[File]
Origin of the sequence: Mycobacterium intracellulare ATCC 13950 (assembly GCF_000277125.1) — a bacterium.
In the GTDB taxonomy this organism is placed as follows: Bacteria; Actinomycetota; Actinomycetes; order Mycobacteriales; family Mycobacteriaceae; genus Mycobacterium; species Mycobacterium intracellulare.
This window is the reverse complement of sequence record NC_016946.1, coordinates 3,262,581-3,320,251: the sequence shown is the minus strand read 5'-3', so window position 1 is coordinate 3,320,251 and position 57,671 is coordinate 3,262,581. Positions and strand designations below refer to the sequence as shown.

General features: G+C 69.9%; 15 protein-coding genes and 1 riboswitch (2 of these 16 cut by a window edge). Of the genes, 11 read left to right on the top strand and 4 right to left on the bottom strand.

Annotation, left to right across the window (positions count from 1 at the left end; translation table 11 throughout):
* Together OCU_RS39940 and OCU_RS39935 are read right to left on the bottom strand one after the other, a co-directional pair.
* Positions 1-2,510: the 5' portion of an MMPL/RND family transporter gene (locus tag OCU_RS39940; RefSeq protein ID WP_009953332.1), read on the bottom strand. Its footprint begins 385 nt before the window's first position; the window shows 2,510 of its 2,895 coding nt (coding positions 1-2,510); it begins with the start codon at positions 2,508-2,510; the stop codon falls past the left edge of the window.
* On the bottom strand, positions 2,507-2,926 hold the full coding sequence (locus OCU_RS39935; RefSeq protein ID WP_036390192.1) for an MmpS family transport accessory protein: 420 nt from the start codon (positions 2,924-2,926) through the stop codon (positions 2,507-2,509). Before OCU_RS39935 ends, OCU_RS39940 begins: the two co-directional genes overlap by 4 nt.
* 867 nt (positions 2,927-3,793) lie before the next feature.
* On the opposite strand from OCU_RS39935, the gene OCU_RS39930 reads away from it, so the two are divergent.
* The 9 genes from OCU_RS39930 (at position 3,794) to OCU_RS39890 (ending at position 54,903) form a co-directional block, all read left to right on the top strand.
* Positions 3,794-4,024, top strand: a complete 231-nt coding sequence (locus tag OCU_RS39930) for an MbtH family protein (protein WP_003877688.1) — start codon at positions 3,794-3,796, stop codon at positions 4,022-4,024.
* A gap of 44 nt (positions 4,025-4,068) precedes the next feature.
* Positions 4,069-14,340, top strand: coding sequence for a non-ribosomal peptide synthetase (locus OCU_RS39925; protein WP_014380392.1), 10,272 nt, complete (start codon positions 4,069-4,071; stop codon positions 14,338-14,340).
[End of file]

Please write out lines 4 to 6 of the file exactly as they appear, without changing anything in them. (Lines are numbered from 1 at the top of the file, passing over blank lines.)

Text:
General features: G+C 69.9%; 15 protein-coding genes and 1 riboswitch (2 of these 16 cut by a window edge). Of the genes, 11 read left to right on the top strand and 4 right to left on the bottom strand.

Annotation, left to right across the window (positions count from 1 at the left end; translation table 11 throughout):
* Together OCU_RS39940 and OCU_RS39935 are read right to left on the bottom strand one after the other, a co-directional pair.